Category: Tips for Coaches Tuesday


December 1st, 2015 By Calla
Divide & Conquer – Teamwork is about each team member appreciating the strengths of each other. One way to help foster this is for each kid to be responsible for specific sections of the Long Term problem and become the “expert” of that section for the team: 1 for The Problem and Site & Set Up, 3 for Limitations, 2 for Scoring, and 1 for Style. Also, use our skills survey from Coaches Training to learn what each team member likes to do, wants to learn and prefers not to do. The skills survey can also be found on our Coaches Corner>Training Sessions>Role of the Coach Handbook section.
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November 24th, 2015 By Calla

Brainstorming QuoteThe most important thing with brainstorming is to let ideas flow and the wilder the better. Try using a white board to write down all ideas and then transfer them to a note book or word document. Some of the best stuff that kids use later may come out of these sessions. Your role as a coach is to record it all and provide guidance on how to record the info, not what to record. Later in the season, teams will forget some of the coolest things they thought of earlier, but if they can go back through the notes they will locate some awesome ideas.

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November 17th, 2015 By Calla

Team building comes in all shapes and sizes. Start slow with ice breakers, then increase the activity’s interaction among team members as they become more comfortable with each other. Some will involve the entire team, some will have the group split into two, some will be sharing their talents and even their dislikes. Team building doesn’t happen overnight, but with fun activities that teach the kids to appreciate the strengths in each other, a team can learn to work together. Hint: Spontaneous problems are great team building activities 🙂 Check out this link for team building activities for kids…/team-building-exercises/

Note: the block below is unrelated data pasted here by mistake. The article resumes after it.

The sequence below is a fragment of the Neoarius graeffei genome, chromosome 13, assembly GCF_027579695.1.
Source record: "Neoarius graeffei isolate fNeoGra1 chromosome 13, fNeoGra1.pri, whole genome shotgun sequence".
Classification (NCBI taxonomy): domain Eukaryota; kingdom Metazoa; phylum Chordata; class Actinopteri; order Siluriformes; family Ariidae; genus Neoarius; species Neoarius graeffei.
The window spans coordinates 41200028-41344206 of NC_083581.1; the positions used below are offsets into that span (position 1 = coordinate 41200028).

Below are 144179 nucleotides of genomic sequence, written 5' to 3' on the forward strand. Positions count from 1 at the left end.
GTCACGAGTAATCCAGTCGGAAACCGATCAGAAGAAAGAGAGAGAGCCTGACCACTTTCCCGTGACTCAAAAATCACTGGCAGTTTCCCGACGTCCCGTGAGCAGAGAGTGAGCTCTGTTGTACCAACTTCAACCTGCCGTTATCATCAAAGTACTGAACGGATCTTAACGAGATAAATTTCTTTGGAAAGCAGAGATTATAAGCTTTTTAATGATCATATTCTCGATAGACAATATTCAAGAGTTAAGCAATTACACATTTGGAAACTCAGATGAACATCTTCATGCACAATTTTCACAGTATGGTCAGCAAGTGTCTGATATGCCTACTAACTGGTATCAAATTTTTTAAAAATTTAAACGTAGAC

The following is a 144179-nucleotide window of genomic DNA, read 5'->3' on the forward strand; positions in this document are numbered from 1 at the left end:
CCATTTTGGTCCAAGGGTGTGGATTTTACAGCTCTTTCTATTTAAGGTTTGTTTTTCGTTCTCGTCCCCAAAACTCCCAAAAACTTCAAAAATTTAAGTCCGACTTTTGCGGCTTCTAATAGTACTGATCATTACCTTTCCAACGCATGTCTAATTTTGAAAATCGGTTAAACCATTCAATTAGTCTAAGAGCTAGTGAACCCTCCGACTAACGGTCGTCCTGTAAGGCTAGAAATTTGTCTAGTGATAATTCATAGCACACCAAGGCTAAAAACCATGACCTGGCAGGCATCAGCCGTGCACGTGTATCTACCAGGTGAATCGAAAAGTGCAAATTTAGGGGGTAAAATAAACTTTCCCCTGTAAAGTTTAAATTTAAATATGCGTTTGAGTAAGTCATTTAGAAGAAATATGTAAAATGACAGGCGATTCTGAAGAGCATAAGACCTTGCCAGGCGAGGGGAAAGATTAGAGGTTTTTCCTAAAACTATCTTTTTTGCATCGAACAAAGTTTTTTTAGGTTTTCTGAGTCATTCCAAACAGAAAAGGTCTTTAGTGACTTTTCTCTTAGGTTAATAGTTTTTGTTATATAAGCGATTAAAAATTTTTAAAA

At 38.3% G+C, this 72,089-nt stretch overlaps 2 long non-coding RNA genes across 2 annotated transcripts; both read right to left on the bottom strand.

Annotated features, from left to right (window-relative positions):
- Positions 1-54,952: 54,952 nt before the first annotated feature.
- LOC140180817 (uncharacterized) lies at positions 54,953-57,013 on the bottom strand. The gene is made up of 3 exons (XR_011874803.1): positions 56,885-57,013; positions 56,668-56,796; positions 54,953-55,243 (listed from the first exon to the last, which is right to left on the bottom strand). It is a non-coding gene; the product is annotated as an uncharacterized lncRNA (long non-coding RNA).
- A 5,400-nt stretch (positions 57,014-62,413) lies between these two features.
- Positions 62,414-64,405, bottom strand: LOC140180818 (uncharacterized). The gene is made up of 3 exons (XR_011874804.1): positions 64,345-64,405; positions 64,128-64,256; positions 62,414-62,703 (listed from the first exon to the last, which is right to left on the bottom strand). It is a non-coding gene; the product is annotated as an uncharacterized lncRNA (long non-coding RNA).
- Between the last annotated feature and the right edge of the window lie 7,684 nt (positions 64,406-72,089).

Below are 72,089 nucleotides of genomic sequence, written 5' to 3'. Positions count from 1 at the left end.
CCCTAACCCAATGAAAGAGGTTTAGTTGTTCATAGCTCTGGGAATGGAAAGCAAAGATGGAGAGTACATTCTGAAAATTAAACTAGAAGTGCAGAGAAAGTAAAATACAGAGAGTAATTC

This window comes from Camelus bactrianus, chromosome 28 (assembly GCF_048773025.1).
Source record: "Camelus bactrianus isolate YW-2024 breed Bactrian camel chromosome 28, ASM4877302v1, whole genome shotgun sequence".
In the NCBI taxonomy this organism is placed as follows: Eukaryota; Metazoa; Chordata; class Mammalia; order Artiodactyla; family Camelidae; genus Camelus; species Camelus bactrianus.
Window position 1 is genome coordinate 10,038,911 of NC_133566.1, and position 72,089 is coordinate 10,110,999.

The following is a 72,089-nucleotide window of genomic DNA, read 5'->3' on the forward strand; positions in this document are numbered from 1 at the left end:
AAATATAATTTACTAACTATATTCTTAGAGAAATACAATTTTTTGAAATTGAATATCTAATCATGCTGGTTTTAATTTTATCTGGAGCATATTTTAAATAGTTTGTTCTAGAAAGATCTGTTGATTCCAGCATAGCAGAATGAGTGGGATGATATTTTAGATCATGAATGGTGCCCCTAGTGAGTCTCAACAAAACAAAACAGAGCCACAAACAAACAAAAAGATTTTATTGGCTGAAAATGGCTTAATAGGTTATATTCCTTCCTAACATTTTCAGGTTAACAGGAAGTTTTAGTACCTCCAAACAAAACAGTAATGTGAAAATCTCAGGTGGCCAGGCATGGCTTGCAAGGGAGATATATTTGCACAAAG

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November 10th, 2015 By Calla

As a coach, read the problem and make sure you have a basic understanding of Section A (Creative Emphasis and Spirit of), Section B (Limitations), Section D (Scoring) and Section F (Style). If you see your team getting off course you can ask probing questions—Does anyone remember the creative emphasis of the problem? Would you like to review the character and see if the team’s idea meets the required guidelines? What will the judges be scoring?

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November 3rd, 2015 By Calla

Once your team has decided upon a problem, give each member a copy of the problem that can be placed in an Odyssey folder. Each member can keep her ideas and make notes during meetings, and throughout the week to bring to meetings. While the level of note taking may vary according to age and skill level, this is a great development exercise for all age groups and often reference material can be located here, where often it is lost in the moment. This will work better for some kids than others, but for those it does, they are on their way to developing an excellent organizational skill set. For very young teams, the coach can keep the materials in a safe place.

pocket folder

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November 1st, 2015 By Calla

Tips for Coaches Tuesday: No matter how many years you have coached, there is usually something new and different each year. Maybe it is how Spontaneous is scored, maybe it is the difference between direct and indirect propulsion. While you may be an experienced coach, there is always something to be gained by attending training, even if it is just a refresher of the fundamentals you may have forgotten or a new tip from another experienced coach.

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November 1st, 2015 By Calla

Training is a must! There is so much to learn about Odyssey of the Mind and we want to help you get off on the right foot. All coaches are required to attend training and 1st year coaches will join a webinar the week prior so the half day session is all experiential.

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